We at Consumer Reports do lots of different things. We’re lots of different scientists. And one of the most fun things we get to do is deal with other scientists in our organization. And survey is actually loaded with scientists. And we run really interesting national polls. We can kind of take the pulse on anything at any given time. And this year we spent a lot of time asking people about labels. And what they thought of labels. What they thought they meant. What they thought they should mean. To kind of basically do some analysis of our own to see how much people are being misled in the marketplace. And the label that rises to the top almost all the time is natural. And people think natural means something, and it doesn’t.
So I’m going to take you through sort of our story of how we learnt that through the survey work we did. So we kind of have been calling this campaign, ‘America’s Most Wanted Food Labels’. We did a conference in September in San Francisco. The entire conference is posted online on our website. So if you’re interested after this, you can take a look at it.
Here’s some really interesting news about what people want from their food, before we dive into the natural label, is that consumers want more. These response rates that you see, anywhere from 69% of consumers want to avoid artificial ingredients. All the way up to 92% wanting to support local farmers. That’s a really interesting finding for us. You can see we have an overwhelming majority response to a lot of better food production practices. This is what consumers nationally want. And this is a nationally representative poll. It’s not just people who buy organic food or sustainable food. It’s really all consumers everywhere. And those are overwhelming numbers for us from a survey. This is the foundation I think by which we need to sort of fight this fight on the natural label. People want more. They’re demanding more. They’re more sophisticated about our food. And I think a lot of you in the room already share these ideals. But the nation is catching up.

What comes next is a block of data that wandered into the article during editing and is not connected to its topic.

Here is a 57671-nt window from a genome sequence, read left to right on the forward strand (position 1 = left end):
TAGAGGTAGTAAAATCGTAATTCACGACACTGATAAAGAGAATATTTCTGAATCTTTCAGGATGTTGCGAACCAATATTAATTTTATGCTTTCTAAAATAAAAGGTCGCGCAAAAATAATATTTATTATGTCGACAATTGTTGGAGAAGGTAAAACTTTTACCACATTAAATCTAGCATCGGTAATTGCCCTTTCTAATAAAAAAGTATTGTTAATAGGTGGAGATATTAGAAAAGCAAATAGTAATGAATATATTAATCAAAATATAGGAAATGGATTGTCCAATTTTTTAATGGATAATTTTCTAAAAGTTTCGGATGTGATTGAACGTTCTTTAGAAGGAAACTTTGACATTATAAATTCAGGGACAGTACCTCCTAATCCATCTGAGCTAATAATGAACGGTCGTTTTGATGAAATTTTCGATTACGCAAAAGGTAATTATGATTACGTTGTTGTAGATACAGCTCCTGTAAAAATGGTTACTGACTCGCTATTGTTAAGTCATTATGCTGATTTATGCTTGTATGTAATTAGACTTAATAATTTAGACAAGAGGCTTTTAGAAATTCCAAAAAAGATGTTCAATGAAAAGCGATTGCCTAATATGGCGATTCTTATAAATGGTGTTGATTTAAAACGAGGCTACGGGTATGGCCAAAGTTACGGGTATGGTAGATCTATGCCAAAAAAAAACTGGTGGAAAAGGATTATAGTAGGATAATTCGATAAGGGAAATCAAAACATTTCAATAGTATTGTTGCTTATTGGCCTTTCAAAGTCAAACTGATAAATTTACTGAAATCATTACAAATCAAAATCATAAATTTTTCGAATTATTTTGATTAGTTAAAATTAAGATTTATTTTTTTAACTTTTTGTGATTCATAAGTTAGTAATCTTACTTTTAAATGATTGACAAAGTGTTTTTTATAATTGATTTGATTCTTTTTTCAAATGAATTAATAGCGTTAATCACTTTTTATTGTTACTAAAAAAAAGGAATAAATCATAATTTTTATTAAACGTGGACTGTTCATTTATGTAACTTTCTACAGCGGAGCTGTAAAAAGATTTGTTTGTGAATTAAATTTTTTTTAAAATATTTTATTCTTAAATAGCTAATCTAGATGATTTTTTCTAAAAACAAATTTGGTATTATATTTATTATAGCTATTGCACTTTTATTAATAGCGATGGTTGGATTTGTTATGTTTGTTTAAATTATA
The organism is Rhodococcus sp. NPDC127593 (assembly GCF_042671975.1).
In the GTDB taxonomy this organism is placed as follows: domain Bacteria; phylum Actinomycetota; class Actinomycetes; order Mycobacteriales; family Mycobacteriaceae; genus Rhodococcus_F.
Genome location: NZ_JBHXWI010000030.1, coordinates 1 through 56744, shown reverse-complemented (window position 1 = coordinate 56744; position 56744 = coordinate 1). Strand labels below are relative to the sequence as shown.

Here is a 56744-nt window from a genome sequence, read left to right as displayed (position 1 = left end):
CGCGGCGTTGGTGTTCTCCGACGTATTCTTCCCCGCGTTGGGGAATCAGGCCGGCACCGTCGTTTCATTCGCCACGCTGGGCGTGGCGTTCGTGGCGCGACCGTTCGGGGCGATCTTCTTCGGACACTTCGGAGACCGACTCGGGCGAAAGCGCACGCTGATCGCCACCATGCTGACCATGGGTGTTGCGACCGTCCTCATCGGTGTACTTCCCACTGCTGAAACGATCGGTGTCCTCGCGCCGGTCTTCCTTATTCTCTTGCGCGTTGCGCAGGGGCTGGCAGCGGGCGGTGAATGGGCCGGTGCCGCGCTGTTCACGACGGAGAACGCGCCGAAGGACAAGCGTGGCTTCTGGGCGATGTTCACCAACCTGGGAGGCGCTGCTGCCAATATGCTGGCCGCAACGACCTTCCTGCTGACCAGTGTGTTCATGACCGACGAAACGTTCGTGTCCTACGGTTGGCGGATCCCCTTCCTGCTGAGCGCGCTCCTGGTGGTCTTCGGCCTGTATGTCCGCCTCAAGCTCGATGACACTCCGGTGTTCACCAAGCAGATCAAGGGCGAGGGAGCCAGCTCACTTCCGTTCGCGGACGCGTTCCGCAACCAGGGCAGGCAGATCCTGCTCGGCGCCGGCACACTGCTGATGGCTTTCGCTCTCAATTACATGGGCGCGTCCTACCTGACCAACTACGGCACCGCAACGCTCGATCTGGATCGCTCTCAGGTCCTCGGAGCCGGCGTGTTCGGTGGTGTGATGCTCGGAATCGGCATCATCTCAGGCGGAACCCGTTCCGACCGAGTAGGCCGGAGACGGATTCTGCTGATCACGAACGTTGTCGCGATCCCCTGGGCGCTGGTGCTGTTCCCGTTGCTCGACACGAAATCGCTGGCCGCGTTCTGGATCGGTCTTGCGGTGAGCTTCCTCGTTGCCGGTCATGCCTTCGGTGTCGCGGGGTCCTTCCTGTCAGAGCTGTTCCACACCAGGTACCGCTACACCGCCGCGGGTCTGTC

When it comes to natural and asking people what they thought natural meant. You can see that lots of people, well over 60% think that natural means no antibiotics. No GMOs in animal feed, we were really surprised by that. Almost two-thirds of people think that. No artificial growth hormones. But we know none of those things are true except for the first one. The first one, you can’t add an artificial ingredient to a cut of meat itself. That is the only real law on the books when it comes to the natural label and what it has to mean. It doesn’t have to do with how the animal was raised or what it ate. And you can actually pump chicken up with saltwater, that’s natural, and you can call it natural. So lots of problems with natural labeling, even where there are some regulations or some language guidance in place. We also asked people what they thought the label should mean.